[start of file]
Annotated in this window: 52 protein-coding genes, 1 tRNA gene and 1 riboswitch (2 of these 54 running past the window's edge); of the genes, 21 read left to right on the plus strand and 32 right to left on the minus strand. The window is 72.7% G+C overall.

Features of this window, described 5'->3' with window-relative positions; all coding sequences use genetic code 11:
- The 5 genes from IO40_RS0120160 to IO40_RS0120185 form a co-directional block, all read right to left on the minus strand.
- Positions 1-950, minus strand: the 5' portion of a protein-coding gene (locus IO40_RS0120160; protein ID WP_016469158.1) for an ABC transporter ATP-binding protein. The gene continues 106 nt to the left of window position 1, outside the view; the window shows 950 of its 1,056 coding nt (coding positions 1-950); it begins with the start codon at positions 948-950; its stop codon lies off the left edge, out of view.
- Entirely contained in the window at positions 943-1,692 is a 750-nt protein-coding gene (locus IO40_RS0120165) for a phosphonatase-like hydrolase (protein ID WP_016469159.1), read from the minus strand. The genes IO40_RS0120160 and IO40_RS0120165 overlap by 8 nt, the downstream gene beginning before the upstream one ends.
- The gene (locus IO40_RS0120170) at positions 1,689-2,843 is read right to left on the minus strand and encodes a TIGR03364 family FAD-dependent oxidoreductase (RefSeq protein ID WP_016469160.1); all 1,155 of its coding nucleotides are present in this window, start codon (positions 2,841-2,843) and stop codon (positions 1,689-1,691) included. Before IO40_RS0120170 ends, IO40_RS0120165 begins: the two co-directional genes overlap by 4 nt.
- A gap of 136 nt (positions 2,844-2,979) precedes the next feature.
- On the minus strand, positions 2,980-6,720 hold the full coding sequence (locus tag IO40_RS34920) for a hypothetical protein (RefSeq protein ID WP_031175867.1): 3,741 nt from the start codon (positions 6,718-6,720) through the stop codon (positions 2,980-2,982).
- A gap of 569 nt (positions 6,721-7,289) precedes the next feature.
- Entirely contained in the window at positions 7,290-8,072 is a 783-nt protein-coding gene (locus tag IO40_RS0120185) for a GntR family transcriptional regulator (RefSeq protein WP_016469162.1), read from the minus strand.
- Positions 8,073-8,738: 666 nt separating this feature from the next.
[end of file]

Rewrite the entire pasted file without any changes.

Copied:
Annotated in this window: 52 protein-coding genes, 1 tRNA gene and 1 riboswitch (2 of these 54 running past the window's edge); of the genes, 21 read left to right on the plus strand and 32 right to left on the minus strand. The window is 72.7% G+C overall.

Features of this window, described 5'->3' with window-relative positions; all coding sequences use genetic code 11:
- The 5 genes from IO40_RS0120160 to IO40_RS0120185 form a co-directional block, all read right to left on the minus strand.
- Positions 1-950, minus strand: the 5' portion of a protein-coding gene (locus IO40_RS0120160; protein ID WP_016469158.1) for an ABC transporter ATP-binding protein. The gene continues 106 nt to the left of window position 1, outside the view; the window shows 950 of its 1,056 coding nt (coding positions 1-950); it begins with the start codon at positions 948-950; its stop codon lies off the left edge, out of view.
- Entirely contained in the window at positions 943-1,692 is a 750-nt protein-coding gene (locus IO40_RS0120165) for a phosphonatase-like hydrolase (protein ID WP_016469159.1), read from the minus strand. The genes IO40_RS0120160 and IO40_RS0120165 overlap by 8 nt, the downstream gene beginning before the upstream one ends.
- The gene (locus IO40_RS0120170) at positions 1,689-2,843 is read right to left on the minus strand and encodes a TIGR03364 family FAD-dependent oxidoreductase (RefSeq protein ID WP_016469160.1); all 1,155 of its coding nucleotides are present in this window, start codon (positions 2,841-2,843) and stop codon (positions 1,689-1,691) included. Before IO40_RS0120170 ends, IO40_RS0120165 begins: the two co-directional genes overlap by 4 nt.
- A gap of 136 nt (positions 2,844-2,979) precedes the next feature.
- On the minus strand, positions 2,980-6,720 hold the full coding sequence (locus tag IO40_RS34920) for a hypothetical protein (RefSeq protein ID WP_031175867.1): 3,741 nt from the start codon (positions 6,718-6,720) through the stop codon (positions 2,980-2,982).
- A gap of 569 nt (positions 6,721-7,289) precedes the next feature.
- Entirely contained in the window at positions 7,290-8,072 is a 783-nt protein-coding gene (locus tag IO40_RS0120185) for a GntR family transcriptional regulator (RefSeq protein WP_016469162.1), read from the minus strand.
- Positions 8,073-8,738: 666 nt separating this feature from the next.